Improvement of weld HAZ toughness at low heat input by controlling the distribution of M-A constituents
1University of Oulu, Faculty of Technology, Department of Mechanical Engineering
|Online Access:||PDF Full Text (PDF, 11.7 MB)|
|Persistent link:|| http://urn.fi/urn:isbn:9514280016
|Publish Date:|| 2006-02-23
|Thesis type:||Doctoral Dissertation
|Defence Note:||Academic Dissertation to be presented with the assent of the Faculty of Technology, University of Oulu, for public discussion in Raahensali (Auditorium L10), Linnanmaa, on March 4th, 2006, at 12 noon
Doctor Pekka Nevasmaa
Doctor Casper van der Eijk
This research work focuses on how to improve the toughness of heat affected zones (HAZs) of low heat input welds in the case of high strength thermomechanically processed (TMCP) and recrystallization controlled rolled and accelerated cooled (RCR) plates with yield strengths of 355–500 MPa.
Experimental work was aimed at the investigation of the intragranular nucleation of acicular ferrite or bainite in hot-rolled plates and the evaluation of the Charpy V and CTOD toughness of the most critical sub-zones of the weld HAZ using simulated specimens with a cooling time t8/5 = 5 s. The zones studied were the coarse grained HAZ (CGHAZ), the intercritically reheated coarse-grained HAZ (ICCGHAZ) and the intercritical HAZ (ICHAZ), the metallographical analyses consisted of microstructural investigations complemented with hardness measurements. Optical, scanning and transmission electron microscopy techniques were employed together with image and electron backscatter diffraction (EBSD) analysis.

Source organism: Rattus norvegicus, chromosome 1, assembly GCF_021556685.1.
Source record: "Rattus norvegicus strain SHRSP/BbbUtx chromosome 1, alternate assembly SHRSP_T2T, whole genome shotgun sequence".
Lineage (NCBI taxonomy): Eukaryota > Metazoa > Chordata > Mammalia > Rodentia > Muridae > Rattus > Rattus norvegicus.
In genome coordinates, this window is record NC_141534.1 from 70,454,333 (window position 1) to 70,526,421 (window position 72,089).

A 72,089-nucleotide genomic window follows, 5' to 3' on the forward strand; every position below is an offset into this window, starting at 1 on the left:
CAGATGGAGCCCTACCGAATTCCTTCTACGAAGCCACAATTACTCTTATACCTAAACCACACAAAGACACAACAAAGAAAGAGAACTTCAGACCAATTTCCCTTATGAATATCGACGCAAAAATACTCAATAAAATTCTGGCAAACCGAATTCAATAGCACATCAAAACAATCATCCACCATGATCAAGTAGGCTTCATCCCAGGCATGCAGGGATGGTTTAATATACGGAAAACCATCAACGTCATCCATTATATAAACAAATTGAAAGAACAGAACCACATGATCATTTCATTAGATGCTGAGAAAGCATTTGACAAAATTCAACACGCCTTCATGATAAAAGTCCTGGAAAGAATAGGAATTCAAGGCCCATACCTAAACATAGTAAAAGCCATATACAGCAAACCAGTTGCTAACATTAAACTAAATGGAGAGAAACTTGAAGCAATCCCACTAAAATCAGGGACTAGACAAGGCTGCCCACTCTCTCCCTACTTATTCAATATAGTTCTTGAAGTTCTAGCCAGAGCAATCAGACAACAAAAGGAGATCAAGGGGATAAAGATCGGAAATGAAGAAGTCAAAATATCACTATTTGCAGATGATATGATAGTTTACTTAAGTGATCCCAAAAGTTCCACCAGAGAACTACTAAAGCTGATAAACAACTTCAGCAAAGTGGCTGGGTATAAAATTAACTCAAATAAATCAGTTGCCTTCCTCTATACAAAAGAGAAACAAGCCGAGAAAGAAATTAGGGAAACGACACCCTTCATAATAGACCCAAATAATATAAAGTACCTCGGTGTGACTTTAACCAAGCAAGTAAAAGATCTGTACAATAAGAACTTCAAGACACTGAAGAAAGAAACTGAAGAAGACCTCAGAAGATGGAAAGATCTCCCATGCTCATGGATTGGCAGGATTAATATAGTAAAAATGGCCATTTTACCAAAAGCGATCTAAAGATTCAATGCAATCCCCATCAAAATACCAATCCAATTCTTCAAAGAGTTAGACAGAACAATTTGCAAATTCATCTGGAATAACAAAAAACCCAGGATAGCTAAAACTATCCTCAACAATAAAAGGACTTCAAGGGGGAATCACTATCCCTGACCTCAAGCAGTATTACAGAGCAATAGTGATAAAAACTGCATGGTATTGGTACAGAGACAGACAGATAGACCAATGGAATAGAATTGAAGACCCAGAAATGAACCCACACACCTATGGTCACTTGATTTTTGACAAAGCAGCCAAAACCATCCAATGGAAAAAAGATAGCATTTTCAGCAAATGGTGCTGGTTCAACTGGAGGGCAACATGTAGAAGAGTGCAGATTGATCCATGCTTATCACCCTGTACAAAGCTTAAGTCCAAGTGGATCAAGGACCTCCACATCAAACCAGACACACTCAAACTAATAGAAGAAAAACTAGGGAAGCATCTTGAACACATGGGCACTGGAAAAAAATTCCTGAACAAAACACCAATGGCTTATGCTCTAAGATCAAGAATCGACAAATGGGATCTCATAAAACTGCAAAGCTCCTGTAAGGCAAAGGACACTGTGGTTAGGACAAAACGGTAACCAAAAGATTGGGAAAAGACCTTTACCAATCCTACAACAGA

The test results showed that the toughness of the various sub-zones of the HAZ is improved by promoting intragranularly nucleated ferritic-bainitic (acicular) microstructure in both the CGHAZ and in the base plate. In this way, the sub-zones subjected to intercritical thermal cycles (the ICCGHAZ and the ICHAZ) develop evenly distributed M-A constituents between ferrite and bainite laths. These favourable microstructures can be achieved by using titanium killing or by avoiding niobium microalloying by using copper plus nickel alloying instead.
In the laboratory experiments titanium killed steel, containing titanium-manganese oxide/manganese sulphide inclusions with a number density of 300–750 particles/mm2, develops a largely acicular ferritic microstructure in the base plate provided the austenite grain size is greater than about 120 μm and the cooling rate is in the range 6–11 °C/s down to 500 °C. Under plate mill conditions, no significant amount of acicular ferrite could be obtained, because it was not possible to achieve austenite grain sizes larger than about 70 μm after rolling. However, a significant fraction of acicular ferritic-bainitic microstructure was achieved in the CGHAZ, when the austenite grain size exceeded 90 μm.
When achieved, a uniform distribution of M-A particles in an acicular ferritic-bainitic microstructure improves toughness. Cracks nucleate at numerous sites on M-A/ferrite boundaries or bainite packet interfaces, but they are initially arrested in the acicular matrix. Crack growth finally occurs by linking of the numerous arrested microcracks.
Acta Universitatis Ouluensis. C, Technica
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